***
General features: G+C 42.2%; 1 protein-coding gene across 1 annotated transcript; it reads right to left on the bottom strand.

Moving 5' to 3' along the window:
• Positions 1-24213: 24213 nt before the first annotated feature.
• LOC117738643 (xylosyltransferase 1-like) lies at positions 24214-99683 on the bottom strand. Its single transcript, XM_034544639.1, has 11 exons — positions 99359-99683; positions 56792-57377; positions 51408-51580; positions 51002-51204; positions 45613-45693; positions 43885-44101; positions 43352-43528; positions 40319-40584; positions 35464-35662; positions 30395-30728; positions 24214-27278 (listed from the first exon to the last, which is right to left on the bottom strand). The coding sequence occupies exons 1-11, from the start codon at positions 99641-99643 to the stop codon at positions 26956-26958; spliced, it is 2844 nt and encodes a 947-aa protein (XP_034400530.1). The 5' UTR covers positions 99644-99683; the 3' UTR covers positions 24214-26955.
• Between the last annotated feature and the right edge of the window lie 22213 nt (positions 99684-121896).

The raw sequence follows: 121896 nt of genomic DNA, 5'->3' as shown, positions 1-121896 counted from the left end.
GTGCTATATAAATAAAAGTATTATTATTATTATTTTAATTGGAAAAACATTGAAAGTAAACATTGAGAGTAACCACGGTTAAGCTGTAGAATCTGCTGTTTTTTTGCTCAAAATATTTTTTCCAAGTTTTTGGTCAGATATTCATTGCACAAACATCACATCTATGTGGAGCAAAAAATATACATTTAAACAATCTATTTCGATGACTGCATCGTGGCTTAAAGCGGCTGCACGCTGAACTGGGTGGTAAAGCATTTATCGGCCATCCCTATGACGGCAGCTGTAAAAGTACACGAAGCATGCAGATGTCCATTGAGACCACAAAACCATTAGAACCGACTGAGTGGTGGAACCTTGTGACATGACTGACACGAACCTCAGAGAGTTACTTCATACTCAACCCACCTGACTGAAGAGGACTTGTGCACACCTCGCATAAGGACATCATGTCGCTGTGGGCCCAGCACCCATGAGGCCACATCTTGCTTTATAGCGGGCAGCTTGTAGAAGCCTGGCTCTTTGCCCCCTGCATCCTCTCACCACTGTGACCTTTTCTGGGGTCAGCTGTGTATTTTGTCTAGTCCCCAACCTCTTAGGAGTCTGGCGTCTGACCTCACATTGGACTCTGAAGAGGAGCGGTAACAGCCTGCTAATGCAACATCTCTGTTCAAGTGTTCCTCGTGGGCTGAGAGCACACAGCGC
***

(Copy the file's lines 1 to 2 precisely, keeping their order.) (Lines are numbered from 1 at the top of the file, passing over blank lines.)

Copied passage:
General features: G+C 42.2%; 1 protein-coding gene across 1 annotated transcript; it reads right to left on the bottom strand.

Moving 5' to 3' along the window: